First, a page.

Savanna chimps exhibit human-like sharing behavior, anthropologists say
Sharing food has widely been considered by scholars as a defining characteristic of human behavior. But a new study by Iowa State University anthropology professor Jill Pruetz now reports that chimpanzees from her Fongoli research site in Senegal also frequently share food and hunting tools with other chimps.
The researchers document a frequency of sharing previously unreported for chimpanzees. The chimps commonly transferred meat and wild plant foods, but they also transferred tools, honey and soil. Most of the transfer behavior was classified as recovery or passive sharing, with females commonly taking food from males -- with much of that taking place from dominant to subordinate recipients.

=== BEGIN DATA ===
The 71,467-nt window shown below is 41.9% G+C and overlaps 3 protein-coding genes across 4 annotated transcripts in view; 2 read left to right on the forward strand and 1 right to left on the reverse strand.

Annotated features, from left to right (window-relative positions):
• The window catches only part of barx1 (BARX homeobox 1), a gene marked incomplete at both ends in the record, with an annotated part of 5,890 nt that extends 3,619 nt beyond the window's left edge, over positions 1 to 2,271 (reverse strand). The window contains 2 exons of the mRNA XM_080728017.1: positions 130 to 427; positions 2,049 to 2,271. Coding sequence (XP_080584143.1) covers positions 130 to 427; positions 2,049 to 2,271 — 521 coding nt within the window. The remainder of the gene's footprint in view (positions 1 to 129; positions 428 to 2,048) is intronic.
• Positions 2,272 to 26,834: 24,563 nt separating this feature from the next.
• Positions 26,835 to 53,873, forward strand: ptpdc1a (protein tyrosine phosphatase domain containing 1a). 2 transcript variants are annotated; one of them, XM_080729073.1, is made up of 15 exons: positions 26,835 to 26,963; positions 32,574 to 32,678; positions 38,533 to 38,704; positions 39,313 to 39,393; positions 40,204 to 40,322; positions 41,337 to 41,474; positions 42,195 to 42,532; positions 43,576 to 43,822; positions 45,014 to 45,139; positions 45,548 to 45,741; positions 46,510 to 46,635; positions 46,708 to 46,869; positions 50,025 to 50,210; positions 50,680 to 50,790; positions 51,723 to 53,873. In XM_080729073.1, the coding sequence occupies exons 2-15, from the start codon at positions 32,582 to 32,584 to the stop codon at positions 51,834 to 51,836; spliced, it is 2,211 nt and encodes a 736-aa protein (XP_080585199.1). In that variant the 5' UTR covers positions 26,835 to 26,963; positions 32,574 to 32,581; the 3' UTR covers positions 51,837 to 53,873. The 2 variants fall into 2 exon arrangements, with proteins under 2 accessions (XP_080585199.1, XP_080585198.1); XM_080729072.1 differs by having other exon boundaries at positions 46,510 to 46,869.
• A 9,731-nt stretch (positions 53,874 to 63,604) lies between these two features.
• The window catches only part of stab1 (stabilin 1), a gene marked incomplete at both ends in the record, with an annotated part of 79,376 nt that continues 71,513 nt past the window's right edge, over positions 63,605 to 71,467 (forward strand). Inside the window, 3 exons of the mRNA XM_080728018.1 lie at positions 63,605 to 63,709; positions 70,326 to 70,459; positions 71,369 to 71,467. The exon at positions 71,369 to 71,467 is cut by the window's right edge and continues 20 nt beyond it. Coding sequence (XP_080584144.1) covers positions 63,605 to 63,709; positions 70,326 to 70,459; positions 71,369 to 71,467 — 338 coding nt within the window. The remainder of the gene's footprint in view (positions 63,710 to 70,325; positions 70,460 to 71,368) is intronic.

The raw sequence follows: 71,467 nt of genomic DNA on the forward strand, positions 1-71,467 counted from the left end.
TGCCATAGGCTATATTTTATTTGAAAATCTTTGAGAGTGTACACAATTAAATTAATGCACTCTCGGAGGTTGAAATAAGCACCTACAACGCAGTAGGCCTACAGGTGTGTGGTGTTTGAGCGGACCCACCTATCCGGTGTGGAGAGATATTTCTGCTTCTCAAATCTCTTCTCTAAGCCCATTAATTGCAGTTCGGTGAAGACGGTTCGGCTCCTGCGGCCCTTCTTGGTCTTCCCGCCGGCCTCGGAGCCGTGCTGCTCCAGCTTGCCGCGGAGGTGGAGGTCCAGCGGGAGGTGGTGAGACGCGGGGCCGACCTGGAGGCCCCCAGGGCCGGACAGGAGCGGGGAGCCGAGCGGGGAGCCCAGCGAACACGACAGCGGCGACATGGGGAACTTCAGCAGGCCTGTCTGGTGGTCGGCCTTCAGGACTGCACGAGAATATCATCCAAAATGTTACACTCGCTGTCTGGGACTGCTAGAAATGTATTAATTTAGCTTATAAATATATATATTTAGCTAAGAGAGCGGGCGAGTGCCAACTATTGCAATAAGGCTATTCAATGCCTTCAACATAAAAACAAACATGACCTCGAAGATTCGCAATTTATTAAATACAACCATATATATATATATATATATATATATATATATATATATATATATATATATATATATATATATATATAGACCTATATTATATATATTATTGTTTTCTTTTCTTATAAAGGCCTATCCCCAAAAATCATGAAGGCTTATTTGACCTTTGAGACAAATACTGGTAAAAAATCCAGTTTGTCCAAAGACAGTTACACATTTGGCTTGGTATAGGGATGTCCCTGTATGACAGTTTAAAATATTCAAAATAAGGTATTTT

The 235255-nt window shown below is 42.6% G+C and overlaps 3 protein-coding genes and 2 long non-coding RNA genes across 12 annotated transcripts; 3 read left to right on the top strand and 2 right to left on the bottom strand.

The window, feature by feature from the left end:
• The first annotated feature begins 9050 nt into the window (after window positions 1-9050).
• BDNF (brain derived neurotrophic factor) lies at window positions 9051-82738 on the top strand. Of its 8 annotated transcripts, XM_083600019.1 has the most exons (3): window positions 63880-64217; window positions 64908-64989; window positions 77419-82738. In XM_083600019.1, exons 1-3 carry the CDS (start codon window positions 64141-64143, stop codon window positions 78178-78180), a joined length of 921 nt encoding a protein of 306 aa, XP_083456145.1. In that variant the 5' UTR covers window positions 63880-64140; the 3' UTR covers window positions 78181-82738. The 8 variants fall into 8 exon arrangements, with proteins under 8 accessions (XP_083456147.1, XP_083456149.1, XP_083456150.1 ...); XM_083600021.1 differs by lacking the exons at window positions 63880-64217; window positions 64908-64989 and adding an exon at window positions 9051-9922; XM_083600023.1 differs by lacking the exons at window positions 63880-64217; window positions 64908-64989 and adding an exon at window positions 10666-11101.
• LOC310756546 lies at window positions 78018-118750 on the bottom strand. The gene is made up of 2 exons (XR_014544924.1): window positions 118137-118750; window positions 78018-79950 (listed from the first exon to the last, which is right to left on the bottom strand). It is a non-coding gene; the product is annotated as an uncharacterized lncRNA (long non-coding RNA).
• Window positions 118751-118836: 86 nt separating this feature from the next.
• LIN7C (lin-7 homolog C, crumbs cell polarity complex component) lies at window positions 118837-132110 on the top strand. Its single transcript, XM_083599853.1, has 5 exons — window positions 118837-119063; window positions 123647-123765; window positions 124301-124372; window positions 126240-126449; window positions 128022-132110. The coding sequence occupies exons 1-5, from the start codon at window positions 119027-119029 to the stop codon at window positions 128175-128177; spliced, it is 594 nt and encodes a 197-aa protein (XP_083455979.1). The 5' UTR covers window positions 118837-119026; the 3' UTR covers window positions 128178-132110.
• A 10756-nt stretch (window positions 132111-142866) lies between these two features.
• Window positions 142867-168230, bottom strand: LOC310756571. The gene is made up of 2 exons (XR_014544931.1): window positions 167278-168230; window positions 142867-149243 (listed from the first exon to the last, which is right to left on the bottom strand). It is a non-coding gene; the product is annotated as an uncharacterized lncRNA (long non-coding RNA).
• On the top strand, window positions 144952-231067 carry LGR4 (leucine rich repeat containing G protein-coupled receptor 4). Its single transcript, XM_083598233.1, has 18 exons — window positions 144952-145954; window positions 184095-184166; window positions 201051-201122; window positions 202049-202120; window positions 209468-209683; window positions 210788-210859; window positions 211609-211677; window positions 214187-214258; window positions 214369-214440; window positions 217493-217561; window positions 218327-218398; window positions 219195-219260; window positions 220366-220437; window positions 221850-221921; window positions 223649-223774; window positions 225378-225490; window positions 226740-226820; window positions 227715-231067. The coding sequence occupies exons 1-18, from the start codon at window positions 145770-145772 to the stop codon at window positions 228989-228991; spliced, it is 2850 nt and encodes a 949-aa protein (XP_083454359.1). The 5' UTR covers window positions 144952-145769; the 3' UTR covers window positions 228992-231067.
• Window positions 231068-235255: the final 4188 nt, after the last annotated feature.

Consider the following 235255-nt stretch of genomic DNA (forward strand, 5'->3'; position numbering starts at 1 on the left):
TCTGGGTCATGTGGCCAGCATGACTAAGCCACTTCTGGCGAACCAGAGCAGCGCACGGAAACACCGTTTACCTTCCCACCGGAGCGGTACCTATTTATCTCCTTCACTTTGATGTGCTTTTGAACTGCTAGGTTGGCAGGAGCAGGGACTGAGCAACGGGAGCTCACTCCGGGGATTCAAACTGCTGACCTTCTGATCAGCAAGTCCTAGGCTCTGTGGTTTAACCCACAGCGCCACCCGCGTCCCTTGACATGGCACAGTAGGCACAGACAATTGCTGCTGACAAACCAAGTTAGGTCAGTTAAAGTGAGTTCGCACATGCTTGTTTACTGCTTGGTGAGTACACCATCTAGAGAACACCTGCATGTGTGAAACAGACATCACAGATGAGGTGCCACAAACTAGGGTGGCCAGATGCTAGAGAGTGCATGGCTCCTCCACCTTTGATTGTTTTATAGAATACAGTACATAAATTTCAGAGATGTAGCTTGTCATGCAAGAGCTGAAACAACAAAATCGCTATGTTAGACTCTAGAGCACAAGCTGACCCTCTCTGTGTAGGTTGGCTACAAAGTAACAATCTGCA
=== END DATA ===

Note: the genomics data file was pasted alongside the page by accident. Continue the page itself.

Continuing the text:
It goes on to say that Chimps are social creatures and perhaps trading is done from male to female for mating purposes, but the point is that they freely give to each other to promote the general welfare of the group as a whole. Its quite interesting actually.